LONDON — Framestore, with locations in London, Los Angeles, New York and Montreal, recently partnered with Imagine Entertainment, RadicalMedia and filmmaker Everardo Gout (Days of Grace) to create Mars, the new National Geographic television series that debuted on November 13th.
Mars offered Framestore (www.framestore.com/designingmars) a unique opportunity to collaboratively shape the narrative of the series, whilst maximizing an already robust global pipeline to manage all aspects of the VFX and design components. The six-part series tells the inspiring story from the vantage point of a fictitious crewed mission to Mars in 2033. Executive producers Ron Howard and Brian Grazer hand-selected Gout to direct all six episodes of the series, filmed earlier this year in Budapest and Morocco. The scripted portion focuses on Earth’s first crewed mission to Mars aboard the spacecraft Daedalus. Its maiden voyage in 2033 is crewed by a carefully selected international team of six uniquely qualified astronauts.
Framestore has much experience work on cinematic space projects, including Gravity, The Martian and Walking with Dinosaurs. The team, led by VFX supervisor Russell Dodgson, senior VFX producer Michelle Martin-Richards and VFX 3D supervisor Robert Harrington, worked closely with Oscar- and Emmy-winning production partner RadicalMedia and its president of entertainment and series co-creator and executive producer Justin Wilkes, plus Gout, from the earliest stages. Together, they defined the VFX needed to bring the story of Mars to life, while providing the creative solutions to do so practically for the small screen.
Says Wilkes: “As we've been pondering the question as to whether or not there's life on Mars, the incredible talents at Framestore brought Mars to life. And what a rich, beautiful world they created, informed by the available science and infused with a cinematic originality that will venture us closer to life on the Red Planet than anything we've seen thus far.”
As overall VFX supervisor, Framestore both created key shots and managed various contributing VFX studios and specialists across the globe, whose work would feed into the spectacular drama of the show. Determined to maintain one continuous look and feel across the series, Framestore masterminded a templated production process which would allow the casting of highly efficient VFX units according to the varying demands of six very different episodes.
This nimble and adaptive approach to production resulted in the delivery of over 1,000 shots across the series, designing and creating major assets including the Daedalus spacecraft, a rover, lava tube interiors, a subterranean habitat named Olympus Town, dust storms, habitats and equipment, as well as a vast number of augmented Mars exteriors. Driven by logic and attention to realism, Framestore drew on National Geographic’s team of science advisors, as well as in-house knowledge, to ensure a ‘readable’ narrative for the near-future setting.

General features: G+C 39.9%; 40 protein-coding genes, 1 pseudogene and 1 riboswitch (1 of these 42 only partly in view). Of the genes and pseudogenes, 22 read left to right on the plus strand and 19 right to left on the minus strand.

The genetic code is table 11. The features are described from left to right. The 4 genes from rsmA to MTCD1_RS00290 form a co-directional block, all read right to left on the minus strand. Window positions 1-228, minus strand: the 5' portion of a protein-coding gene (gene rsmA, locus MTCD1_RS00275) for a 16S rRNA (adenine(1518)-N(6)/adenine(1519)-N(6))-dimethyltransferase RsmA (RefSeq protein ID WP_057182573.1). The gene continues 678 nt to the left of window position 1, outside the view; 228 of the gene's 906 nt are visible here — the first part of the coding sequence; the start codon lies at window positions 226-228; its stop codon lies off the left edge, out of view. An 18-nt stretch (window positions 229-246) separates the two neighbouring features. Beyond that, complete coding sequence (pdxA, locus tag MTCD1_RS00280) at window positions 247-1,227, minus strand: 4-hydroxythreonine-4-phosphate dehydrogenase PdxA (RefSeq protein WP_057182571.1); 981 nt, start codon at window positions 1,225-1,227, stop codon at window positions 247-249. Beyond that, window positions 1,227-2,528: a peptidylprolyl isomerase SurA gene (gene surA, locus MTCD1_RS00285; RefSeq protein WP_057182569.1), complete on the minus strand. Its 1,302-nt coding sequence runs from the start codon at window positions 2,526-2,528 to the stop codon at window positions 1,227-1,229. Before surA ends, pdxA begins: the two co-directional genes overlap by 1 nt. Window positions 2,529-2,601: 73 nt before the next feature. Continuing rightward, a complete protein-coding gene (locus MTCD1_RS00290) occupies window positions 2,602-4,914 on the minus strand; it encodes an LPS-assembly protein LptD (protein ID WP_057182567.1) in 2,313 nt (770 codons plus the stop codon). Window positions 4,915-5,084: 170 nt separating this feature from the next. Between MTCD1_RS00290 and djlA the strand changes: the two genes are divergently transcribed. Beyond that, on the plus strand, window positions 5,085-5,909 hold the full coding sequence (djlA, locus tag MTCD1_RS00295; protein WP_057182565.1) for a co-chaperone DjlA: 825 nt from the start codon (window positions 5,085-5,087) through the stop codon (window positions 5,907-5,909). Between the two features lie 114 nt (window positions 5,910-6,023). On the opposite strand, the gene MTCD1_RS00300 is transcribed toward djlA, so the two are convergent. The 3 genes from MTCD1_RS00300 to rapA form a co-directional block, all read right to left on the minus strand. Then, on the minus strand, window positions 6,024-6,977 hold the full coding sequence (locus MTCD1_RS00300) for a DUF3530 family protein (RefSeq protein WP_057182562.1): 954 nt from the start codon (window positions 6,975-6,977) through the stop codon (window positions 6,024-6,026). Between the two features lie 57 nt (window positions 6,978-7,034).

Framestore’s design studio was also integral to the project, designing and seamlessly integrating over 550 screens of UI work, explanatory graphics and the series’ opening titles. The :80 sequence, directed by Sharon Lock and set to an original composition by Nick Cave and Warren Ellis, provides a beautiful and suspense-laden introduction to the series, using Rorschach mirroring techniques and shifting perspectives to allude to upcoming themes and events in the narrative.
UI designer Nawaz Alamgir applied extensive scientific research to the art direction of Mars’ myriad UI designs, featuring on the decks of the Daedalus spacecraft, the Mars rover and Mission Control. The work spanned both pre and post phases of production, enhancing the environments with an authentic readability. The team also created an immense hologram, featured in Episode 4, which utilized VFX models of the Daedalus and their own 2D UI designs to great effect in the 3D space.
“Mars offered us a unique opportunity to revamp our approach to TV VFX production,” says Russell Dodgson, VFX supervisor. “Working closely with the development team early on, we were enlisted to help shape some of the narrative beats throughout the script to ensure that the VFX required would be both groundbreaking and achievable. The result is consistently high-quality VFX that work together with the other elements to tell this incredible story. By managing the entire VFX process, we were able to leverage a team of dedicated and skilled artists whilst offering RadicalMedia a single, consistent point of contact to work with throughout the process – and by managing all the VFX editorial components in London and NY, we were able to deliver shots quickly, effectively and, most importantly, in a client-friendly way.”